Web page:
- 2022-5-16: Joint Motion for Extension of Time To File Petition for Panel Rehearing or Rehearing En Banc
- 2022-5-11: Opinion
- 2021-12-29: Response to 28(j) Letter
- 2021-12-24: 28(j) Letter
- 2021-10-5: Response to 28(j) Letter
- 2021-9-30: 28(j) Letter
- 2021-7-30: 28(j) Letter Response
- 2021-7-21: 28(j) Letter
- 2021-7-6: Response to Citation to Supplemental Authority
- 2021-6-25: 28(j) Letter
- 2021-5-13: 28(j) Letter
- 2021-5-12: Oral Arguments
- 2021-5-3: Appellees’ Response to Appellants’ Supplemental Brief
- 2021-5-3: Plaintiffs-Appellants’ Responsive Supplemental Brief
- 2021-4-23: Appellees’ supplemental brief
- 2021-4-23: Plaintiffs-Appellants’ Supplemental Brief
- 2021-4-20: Response to Defendants-Appellee’s citation of supplemental authority
- 2021-3-26: Order for Supplemental Briefing
- 2021-2-9: Appellants' Reply Brief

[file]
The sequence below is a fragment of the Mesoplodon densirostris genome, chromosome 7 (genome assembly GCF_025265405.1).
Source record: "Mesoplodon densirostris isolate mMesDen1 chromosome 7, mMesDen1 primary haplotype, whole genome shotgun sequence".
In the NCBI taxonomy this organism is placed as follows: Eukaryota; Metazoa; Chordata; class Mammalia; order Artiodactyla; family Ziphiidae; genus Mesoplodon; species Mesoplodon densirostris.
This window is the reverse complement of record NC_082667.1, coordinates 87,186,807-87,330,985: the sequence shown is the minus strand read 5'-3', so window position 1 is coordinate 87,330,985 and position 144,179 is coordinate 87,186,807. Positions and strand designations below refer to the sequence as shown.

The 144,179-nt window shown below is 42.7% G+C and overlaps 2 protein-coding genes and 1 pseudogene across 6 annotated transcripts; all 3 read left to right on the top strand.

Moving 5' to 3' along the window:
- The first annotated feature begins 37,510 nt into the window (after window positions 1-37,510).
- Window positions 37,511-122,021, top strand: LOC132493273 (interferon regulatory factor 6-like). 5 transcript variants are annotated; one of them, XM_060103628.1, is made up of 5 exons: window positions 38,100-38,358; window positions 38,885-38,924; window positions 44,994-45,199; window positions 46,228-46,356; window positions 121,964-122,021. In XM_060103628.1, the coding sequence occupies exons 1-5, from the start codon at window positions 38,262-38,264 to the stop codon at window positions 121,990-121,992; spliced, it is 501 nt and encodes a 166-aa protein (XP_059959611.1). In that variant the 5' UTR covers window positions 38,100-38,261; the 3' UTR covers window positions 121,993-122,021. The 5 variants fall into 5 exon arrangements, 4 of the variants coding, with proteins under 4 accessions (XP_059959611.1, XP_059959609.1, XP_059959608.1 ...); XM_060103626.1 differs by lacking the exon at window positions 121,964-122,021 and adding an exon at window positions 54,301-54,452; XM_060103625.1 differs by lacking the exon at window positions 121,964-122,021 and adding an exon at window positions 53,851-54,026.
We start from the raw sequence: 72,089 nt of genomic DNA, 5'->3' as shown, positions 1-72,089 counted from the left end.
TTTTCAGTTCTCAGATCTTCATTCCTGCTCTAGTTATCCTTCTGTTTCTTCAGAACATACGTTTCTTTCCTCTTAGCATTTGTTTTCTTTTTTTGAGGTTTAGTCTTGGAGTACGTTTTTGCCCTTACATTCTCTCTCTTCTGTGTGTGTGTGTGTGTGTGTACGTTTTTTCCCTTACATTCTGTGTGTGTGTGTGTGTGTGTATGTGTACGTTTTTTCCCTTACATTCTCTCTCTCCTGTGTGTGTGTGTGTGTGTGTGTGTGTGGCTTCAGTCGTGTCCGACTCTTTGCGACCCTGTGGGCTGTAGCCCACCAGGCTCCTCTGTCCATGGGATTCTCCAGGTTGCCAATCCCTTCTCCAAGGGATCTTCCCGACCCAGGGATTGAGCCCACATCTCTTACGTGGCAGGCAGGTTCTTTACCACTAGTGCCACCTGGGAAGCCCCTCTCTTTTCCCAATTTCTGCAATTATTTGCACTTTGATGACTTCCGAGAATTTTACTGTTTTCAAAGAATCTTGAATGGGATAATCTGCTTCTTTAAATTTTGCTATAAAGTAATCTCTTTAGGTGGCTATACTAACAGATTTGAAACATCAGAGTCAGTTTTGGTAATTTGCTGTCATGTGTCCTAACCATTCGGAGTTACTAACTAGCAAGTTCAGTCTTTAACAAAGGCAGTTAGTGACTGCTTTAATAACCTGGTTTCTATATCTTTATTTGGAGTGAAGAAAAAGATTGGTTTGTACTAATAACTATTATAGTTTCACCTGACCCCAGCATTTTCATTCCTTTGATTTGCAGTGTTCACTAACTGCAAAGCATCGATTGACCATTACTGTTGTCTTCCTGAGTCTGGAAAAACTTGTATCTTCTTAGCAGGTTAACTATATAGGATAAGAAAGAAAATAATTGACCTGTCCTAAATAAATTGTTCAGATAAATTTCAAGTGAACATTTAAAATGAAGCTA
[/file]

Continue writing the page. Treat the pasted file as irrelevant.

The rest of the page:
- 2021-1-20: Appellees’ Answering Brief
- 2020-12-4: Appellants' Opening Brief
- 2020-11-10: Filed clerk order (Deputy Clerk: TSP): The appeal filed November 6, 2020 is a preliminary injunction appeal. Accordingly, Ninth Circuit Rule 3-3 shall apply. The mediation questionnaire is due three days after the date of this order. If they have not already done so, within 7 calendar days after the filing date of this order, the parties shall make arrangements to obtain from the court reporter an official transcript of proceedings in the district court that will be included in the record on appeal. The briefing schedule shall proceed as follows: the opening brief and excerpts of record are due not later than December 4, 2020; the answering brief is due January 4, 2021 or 28 days after service of the opening brief, whichever is earlier; and the optional reply brief is due within 21 days after service of the answering brief. See 9th Cir. R. 3-3(b). No streamlined extensions of time will be approved. See 9th Cir. R. 31-2.2(a)(3). Any request for an extension of time to file a brief must be made by written motion under Ninth Circuit Rule 31-2.2(b). Failure to file timely the opening brief shall result in the automatic dismissal of this appeal by the Clerk for failure to prosecute. See 9th Cir. R. 42-1.  (AF) [Entered: 11/10/2020 11:12 AM]